The soldiers had beaten Jesus so bad that we see in verse 32 he was too weak to carry his. I heard a story about some German paintings that were exhibited in London after World War II. There was a painting that attracted a great deal of attention was by an artist named Gruenwald. It depicted a man horribly beaten, eyes swollen, cheek torn; he was obviously near death. British viewers immediately thought of the Gestapo and concentration camps and grieved again for the victims of Nazis. However it came as a shock to them when they discovered that this was Gruenwald’s conception of what Jesus looked like after He had fallen into the hands of the soldiers.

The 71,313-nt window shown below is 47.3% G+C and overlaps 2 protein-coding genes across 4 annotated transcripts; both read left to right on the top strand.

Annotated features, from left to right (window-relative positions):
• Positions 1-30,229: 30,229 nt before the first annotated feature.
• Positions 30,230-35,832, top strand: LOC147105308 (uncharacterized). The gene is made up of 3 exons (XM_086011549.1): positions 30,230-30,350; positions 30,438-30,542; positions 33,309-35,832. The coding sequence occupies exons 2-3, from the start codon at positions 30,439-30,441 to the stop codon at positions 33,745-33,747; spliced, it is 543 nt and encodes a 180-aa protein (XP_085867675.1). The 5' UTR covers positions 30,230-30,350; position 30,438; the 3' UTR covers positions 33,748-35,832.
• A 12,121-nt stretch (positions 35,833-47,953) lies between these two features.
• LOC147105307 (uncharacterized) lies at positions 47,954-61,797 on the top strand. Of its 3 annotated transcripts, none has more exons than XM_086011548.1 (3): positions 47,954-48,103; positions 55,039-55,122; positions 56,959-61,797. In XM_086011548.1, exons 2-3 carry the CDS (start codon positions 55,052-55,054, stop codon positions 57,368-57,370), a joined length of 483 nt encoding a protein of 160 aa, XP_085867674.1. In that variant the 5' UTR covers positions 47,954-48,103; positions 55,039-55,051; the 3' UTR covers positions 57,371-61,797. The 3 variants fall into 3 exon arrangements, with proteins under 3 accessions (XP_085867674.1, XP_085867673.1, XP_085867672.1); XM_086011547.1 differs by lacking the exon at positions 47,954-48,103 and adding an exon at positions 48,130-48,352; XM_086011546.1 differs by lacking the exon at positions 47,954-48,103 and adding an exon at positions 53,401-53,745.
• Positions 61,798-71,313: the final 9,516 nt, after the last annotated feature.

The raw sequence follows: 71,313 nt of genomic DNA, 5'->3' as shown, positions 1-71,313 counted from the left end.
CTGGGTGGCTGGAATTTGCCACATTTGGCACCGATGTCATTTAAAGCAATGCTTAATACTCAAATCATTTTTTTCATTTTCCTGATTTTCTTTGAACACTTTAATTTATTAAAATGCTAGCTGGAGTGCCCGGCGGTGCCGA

A convicted criminal was usually expected to carry the horizontal beam for his own cross to the site of his execution, where the vertical beam would already have been put in the ground. But as I said earlier Jesus was too weak and injured from his flogging to go very far along the road. So they “met a man from Cyrene, named Simon, and they forced him to carry the cross. 33 They came to a place called Golgotha (which means “the place of the skull”). 34 There they offered Jesus wine to drink, mixed with gall; but after tasting it, he refused to drink it.” (v32-34) Wine mixed with gall was probably a pain-killing narcotic although some think that it was possibly a poison. So that he would die sooner. Either way, the potion was probably intended to ease Jesus’ misery, though some have seen it as additional torture. But the thing to note here is that Jesus refuses to decrease his suffering or to lose consciousness of his surroundings. Again here we see Jesus making another choice, he chooses to refuse the pain killer because he wants to experience the full measure of pain. Earlier this week, I had a tooth pulled, no biggie I’ve had it done before, but it hasn’t gotten any better. Yesterday it was hurting real bad from my cheek to my forehead so I took 3 ibuprofen and 2 tylenol. That made it bearable. But it wore off during the night and the aching was terrible. I can’t imagine what Jesus went through and then fact that he experienced the full measure of pain is incomprehendible to me.